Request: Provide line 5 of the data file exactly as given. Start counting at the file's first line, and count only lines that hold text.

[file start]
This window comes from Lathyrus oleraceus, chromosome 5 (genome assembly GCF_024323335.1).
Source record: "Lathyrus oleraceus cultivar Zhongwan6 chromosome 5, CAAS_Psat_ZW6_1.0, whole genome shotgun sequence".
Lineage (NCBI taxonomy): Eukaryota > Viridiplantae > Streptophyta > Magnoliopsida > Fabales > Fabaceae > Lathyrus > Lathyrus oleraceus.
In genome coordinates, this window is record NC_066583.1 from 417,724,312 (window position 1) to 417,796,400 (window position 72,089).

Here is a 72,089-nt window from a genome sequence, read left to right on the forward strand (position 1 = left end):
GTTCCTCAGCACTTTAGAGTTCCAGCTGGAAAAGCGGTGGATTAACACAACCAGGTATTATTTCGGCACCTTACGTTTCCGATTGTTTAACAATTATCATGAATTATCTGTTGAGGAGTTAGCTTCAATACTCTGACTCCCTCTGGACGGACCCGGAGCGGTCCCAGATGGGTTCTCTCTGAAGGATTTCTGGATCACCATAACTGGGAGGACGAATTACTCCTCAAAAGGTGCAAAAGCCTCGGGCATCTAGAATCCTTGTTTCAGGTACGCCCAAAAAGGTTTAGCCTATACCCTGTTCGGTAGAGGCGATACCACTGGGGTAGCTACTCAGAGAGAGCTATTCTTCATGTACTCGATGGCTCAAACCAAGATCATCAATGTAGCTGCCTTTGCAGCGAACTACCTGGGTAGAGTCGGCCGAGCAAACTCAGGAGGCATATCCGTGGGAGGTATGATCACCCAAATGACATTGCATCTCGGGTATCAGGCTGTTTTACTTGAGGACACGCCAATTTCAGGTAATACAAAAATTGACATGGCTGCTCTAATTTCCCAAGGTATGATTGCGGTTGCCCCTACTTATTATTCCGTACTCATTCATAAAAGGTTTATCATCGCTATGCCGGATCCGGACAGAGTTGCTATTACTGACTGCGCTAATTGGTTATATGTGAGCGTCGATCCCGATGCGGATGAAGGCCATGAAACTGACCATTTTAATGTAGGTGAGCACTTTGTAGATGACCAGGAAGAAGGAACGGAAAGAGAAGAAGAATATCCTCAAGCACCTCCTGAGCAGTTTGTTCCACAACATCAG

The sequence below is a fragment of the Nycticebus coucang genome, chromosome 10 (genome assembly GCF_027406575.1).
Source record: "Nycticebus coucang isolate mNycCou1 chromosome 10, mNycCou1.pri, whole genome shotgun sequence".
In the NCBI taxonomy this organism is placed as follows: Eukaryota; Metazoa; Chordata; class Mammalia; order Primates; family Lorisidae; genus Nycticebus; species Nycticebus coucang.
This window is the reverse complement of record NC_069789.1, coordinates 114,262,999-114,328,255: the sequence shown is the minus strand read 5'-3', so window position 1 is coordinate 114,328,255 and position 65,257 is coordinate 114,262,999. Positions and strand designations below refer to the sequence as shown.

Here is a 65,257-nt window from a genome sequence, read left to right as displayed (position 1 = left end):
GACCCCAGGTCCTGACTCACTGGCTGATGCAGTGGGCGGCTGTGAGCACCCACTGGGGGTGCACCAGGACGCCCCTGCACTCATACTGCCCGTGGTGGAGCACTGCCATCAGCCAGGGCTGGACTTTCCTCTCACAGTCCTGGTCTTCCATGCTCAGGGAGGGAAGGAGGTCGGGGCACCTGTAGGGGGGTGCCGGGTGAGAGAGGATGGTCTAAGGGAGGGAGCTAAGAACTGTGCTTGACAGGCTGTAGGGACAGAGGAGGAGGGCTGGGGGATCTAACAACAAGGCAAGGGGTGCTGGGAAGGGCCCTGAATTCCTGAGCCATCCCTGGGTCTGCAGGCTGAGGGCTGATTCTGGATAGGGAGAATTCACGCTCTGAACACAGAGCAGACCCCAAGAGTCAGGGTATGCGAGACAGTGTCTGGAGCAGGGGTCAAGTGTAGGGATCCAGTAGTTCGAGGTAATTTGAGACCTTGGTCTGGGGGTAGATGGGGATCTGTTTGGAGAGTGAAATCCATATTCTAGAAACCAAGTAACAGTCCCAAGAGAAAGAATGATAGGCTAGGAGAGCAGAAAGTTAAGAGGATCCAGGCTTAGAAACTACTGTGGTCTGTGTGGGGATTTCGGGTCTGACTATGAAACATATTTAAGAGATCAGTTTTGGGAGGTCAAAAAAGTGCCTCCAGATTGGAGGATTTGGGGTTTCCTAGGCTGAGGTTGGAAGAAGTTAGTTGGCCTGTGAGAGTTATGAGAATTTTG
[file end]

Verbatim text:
Here is a 72,089-nt window from a genome sequence, read left to right on the forward strand (position 1 = left end):